Deep contemplation often happens in fleeting moments of repose—for instance, in the back of a taxi cab.
That idea hasn’t been lost on a team of designers that’s commemorating Pakistan and India’s independence days (Aug. 14 and 15 respectively) with a politically-inspired taxi cab makeover.
Taxi Fabric, as the designers call their group, have been giving drab taxis in Mumbai colorful revamps since 2013. As a symbol of peace between the neighboring countries with a long history of conflict, the team announced today (Aug. 14) its partnership with a young Pakistani graphic designer and illustrator Samia Arif to create a special design that underscores the similarities between the two countries. “India and Pakistan—separated at birth, siblings who grew up and forgot how much they love each other,” Arif said in an interview on Taxi Fabric’s blog.
Called “Monad,” Arif’s concept features hand gestures and geometric patterns that bridge both cultures and religions, such as a dua and namaste. “I based my designs on the idea that Indians and Pakistanis are essentially the same people, coming from similar roots and focusing on our commonalities and unique characteristics at the same time,” she explained in the Taxi Fabric interview.
As with the previous taxi cab makeovers, Arif’s illustration was reproduced on a large format digital printer, then transferred to a durable polyester-based fabric. The bolts of fabric for Taxi Fabric’s designs are then taken to a tailor who makes the custom-fit coverings for the upholstery of the lucky taxi cab. This process can be laborious—entailing precise measurement, fittings, and adjustments so the placement of design motifs match what the designer intended.
Vehicles for understanding
Bolstered by a successful Kickstarter campaign that raised a little over £11,000 ($17,200), Sanket Avlani, one of Taxi Fabric’s founders, tells Quartz that since 2013, the group worked to design 10 taxi cabs in Mumbai.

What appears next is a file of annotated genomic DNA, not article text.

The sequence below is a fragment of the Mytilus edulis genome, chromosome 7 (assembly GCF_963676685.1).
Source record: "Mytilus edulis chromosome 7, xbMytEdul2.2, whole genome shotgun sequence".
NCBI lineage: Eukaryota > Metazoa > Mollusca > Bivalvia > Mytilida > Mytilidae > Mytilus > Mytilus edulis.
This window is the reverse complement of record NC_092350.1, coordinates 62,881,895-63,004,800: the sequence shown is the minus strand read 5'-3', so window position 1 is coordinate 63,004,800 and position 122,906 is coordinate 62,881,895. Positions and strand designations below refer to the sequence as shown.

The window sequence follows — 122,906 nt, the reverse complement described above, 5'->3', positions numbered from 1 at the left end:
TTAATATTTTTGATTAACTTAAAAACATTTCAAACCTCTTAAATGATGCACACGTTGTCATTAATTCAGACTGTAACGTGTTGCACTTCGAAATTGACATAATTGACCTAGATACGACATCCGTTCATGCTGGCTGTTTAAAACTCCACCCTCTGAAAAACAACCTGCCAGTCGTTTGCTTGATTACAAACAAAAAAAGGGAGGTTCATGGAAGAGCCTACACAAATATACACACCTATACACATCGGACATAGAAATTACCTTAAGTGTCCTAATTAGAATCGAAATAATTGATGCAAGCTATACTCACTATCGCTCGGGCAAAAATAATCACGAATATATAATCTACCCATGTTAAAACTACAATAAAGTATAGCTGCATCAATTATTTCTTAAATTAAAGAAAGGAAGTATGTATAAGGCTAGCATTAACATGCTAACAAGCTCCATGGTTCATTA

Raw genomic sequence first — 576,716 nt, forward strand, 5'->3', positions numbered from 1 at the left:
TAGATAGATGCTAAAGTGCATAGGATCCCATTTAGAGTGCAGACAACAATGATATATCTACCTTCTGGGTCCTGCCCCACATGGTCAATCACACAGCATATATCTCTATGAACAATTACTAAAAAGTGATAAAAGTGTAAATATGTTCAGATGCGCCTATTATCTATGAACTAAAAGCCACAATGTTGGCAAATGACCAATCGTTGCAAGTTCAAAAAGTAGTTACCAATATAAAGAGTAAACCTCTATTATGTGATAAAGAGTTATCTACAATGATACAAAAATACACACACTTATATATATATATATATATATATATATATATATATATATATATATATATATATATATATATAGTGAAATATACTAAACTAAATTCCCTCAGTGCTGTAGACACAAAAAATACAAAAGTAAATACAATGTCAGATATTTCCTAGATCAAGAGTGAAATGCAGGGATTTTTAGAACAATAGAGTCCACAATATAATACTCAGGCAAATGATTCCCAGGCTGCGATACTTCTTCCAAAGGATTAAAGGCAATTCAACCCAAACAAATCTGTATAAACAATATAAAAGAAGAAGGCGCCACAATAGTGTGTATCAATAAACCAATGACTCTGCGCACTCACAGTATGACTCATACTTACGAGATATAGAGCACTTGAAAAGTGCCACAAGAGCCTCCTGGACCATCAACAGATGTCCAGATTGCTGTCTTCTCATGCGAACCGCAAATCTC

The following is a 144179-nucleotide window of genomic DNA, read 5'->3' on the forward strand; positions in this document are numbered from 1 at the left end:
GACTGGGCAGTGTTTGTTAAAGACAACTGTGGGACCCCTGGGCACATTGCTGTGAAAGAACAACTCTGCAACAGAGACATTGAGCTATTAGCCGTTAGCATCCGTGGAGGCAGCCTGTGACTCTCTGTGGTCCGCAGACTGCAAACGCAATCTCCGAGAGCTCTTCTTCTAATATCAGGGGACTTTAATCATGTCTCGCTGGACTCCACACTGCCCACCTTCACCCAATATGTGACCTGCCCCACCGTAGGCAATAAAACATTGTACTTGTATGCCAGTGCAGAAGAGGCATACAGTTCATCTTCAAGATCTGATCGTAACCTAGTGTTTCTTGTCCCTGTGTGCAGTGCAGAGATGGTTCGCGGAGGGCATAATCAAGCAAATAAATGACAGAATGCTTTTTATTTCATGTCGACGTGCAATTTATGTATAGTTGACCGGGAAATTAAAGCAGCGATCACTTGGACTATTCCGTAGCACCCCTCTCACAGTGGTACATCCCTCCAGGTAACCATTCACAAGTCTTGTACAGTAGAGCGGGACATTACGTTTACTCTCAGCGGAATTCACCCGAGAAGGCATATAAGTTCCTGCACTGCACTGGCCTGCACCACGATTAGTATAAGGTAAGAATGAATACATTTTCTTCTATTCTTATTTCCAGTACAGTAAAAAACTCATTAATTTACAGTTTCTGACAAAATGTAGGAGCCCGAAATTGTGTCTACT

The initial intent of the project was to find a unique space for young graphic designers to showcase of talent outside of a student exhibition or a gallery. A special cloth label bearing information about the designer allows passengers to learn about the person behind the creation and possibly hire them directly for a commission.
The labels also allow designers to get direct feedback about their work. As graphic designer Pranita Kocharekar, who created a pink reverie with a Wes Anderson-like feel, noted in a comment on Taxi Fabric’s Instagram account, a passenger in the car with her design ”called me in the morning, introduced himself and at first I thought it was something to do with design work. But then he said, ‘I’m in your cab and I want to thank you for making my morning.’ I was so pleasantly surprised! He was eager to know more about the work I do, and the Taxi Fabric project.”
Taxi Fabric also considers the project a tool to educate the public about what designers do. ”Design, as a profession or even simply something studied at school, is unfortunately not widely recognized in India, Taxi Fabric’s founders explained in a press release about the project. “Older generations don’t understand it, or recognize it as a proper profession or something worth studying.”
The benefits of backseat bling
Dressing up one’s cab to attract customers is a common marketing ploy for cab drivers in India, as it is many public passenger vehicles around the world. But the Taxi Fabric team noticed that even though the drivers were using fancy decals and stickers for their windows, they were settling for drab, run-of-the-mill upholstery for their interiors. ”The designs that cover the taxi seats are often dull and forgettable,” the team noted in its press release. “With the design talent Mumbai has to offer, this shouldn’t be the case.”
Alvani tells Quartz that some designers go so far as to ”brainstorm with the taxi drivers. Even Samya considered her taxi drivers’ likes and dislikes before she began designing her fabric.” As a result, cab drivers are able to share in the pride about their spiffed up vehicles.